State Sen. Leah Vukmir won Tuesday’s Republican Senate primary in Wisconsin, with Gov. Scott Walker’s GOP political machine and his allies carrying her to victory and a November matchup against Democratic Sen. Tammy Baldwin.
Vukmir, who had the endorsement of the state’s battle-tested Republican Party and long-time billionaire Walker-backer Diane Hendricks, topped Kevin Nicholson, a businessman and military veteran who had the support of megadonor Richard Uihlein and a wide variety of national conservative groups.
Vukmir outperformed Nicholson in the traditional Republican heartland of Wisconsin ― Milwaukee’s suburbs ― while Nicholson did better in more rural areas.
Vukmir will now be an underdog against Baldwin in November. Private and public polling gives Baldwin, the most progressive of the 10 Democratic senators running for re-election in states won by President Donald Trump, a substantial lead. But the race is one of a handful targeted by the powerful Koch network of conservative donors and Democrats are fearful of another GOP comeback in the Badger State.
Republicans have a 51-49 advantage in the Senate, and a Baldwin win is essential to Democrats’ hopes of winning back Congress’ upper chamber in November. None of the major Democratic or Republican outside groups have reserved airtime in Wisconsin yet ― a sign they may not consider it a core part of the Senate battleground.
The matchup between Vukmir and Nicholson pitted a long-time GOP insider against an outsider with the backing of Uihlein, one of the single biggest donors in Republican politics. While Vukmir didn’t have Walker’s official endorsement, his son worked for her campaign and many of his allies supported her.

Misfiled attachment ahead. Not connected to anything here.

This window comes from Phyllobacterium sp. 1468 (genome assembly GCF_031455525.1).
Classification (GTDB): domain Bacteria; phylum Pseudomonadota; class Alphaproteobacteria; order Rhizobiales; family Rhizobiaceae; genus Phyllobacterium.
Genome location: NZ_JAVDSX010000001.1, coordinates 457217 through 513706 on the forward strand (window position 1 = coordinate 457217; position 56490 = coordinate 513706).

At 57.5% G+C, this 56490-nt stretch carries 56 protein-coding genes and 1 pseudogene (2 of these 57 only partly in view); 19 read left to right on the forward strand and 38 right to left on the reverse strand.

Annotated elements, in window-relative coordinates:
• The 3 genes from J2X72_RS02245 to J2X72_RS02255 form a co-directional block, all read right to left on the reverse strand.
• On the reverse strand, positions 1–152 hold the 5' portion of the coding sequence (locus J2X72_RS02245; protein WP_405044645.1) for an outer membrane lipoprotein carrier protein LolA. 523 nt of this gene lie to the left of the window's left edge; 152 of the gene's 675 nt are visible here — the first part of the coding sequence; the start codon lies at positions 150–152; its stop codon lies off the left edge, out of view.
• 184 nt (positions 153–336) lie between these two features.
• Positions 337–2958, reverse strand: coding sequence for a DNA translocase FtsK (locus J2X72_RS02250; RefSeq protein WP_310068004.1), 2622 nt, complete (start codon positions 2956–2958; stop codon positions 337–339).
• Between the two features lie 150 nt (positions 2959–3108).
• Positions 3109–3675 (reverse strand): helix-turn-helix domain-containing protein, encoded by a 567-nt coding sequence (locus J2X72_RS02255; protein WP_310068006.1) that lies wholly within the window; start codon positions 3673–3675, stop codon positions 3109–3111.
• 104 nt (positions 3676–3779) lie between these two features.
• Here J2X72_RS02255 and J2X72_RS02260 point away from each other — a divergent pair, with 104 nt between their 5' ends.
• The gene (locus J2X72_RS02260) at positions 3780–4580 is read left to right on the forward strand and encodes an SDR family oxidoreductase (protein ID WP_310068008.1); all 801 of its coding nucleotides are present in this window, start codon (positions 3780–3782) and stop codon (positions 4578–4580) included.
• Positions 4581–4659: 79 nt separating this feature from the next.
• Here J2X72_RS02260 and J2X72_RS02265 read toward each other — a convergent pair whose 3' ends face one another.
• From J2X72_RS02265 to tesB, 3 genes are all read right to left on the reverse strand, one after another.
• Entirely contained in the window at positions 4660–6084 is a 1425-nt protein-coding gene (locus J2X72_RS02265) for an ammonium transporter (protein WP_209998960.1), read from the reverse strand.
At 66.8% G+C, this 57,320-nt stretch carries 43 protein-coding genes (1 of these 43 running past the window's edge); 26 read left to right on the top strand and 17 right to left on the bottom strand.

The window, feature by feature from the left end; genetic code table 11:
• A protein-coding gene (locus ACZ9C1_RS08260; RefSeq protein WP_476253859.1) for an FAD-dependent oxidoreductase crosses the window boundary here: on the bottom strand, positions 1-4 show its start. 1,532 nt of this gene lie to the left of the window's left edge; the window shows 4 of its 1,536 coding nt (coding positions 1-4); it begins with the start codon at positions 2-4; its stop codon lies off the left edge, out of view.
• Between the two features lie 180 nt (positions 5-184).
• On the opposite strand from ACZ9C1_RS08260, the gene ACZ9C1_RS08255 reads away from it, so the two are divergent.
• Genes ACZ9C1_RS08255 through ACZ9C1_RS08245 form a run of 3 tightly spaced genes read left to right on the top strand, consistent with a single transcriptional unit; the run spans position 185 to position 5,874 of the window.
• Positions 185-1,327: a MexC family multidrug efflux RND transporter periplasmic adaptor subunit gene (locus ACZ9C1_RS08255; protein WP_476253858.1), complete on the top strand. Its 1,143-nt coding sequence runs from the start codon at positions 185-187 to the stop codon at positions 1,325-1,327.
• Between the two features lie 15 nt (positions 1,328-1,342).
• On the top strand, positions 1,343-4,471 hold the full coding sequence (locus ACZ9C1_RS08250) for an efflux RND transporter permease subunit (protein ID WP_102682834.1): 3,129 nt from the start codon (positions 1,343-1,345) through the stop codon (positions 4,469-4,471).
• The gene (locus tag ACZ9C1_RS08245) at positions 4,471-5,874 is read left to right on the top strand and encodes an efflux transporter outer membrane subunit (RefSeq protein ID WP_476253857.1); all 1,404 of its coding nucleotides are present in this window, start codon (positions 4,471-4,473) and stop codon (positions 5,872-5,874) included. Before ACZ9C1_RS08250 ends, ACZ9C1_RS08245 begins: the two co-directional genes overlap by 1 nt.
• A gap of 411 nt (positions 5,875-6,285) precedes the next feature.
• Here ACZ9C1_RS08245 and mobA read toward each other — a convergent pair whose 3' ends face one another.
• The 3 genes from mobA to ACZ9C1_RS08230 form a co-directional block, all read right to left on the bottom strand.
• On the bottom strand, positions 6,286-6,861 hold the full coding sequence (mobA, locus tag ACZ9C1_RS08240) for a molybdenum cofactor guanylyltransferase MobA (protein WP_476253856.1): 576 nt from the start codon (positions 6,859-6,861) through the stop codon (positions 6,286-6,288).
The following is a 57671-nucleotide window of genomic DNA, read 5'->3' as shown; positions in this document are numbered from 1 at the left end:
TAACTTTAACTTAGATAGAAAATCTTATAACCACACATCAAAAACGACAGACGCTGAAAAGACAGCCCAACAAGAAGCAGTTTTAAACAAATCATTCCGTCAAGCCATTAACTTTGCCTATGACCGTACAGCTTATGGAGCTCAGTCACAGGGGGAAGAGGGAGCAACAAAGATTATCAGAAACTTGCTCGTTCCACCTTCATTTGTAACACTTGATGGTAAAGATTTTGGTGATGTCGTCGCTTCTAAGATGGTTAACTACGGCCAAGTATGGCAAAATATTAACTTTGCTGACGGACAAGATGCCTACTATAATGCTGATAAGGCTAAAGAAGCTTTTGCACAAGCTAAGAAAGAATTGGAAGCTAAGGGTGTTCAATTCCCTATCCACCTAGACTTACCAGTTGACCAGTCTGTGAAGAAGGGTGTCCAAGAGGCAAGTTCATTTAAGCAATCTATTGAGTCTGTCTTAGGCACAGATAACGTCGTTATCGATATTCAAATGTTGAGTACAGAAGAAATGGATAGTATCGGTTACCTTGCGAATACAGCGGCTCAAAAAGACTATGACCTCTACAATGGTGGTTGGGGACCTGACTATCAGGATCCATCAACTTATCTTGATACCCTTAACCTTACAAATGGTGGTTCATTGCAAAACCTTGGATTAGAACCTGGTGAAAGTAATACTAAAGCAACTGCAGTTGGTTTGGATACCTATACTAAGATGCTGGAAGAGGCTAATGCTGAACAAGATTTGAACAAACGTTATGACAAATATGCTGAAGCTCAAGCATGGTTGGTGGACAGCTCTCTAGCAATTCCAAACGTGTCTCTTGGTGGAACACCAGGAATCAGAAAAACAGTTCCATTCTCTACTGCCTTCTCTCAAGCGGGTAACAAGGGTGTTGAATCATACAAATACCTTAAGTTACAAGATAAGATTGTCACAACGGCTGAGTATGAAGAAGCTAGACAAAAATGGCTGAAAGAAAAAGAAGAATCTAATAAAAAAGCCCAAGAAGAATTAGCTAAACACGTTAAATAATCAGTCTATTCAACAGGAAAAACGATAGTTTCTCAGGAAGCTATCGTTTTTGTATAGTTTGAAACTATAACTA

Vukmir was able to triumph by relentlessly hyping Nicholson’s past as a Democrat ― which included a stint as president of the College Democrats of America and a speech at the 2000 Democratic National Convention. Wisconsin Next, a super PAC backing Vukmir and largely funded by Hendricks, released ads highlighting parts of the speech where Nicholson defended abortion rights.
Nicholson relied heavily on his background as a veteran, with ads focused on national security and a simple motto: “SEND IN THE MARINE.” With help of heavy advertising from Uihlein-backed groups, he built large leads in public polling in the spring, but Vukmir was able to slowly chip away at his lead with the help of the state party’s renowned field and data operation.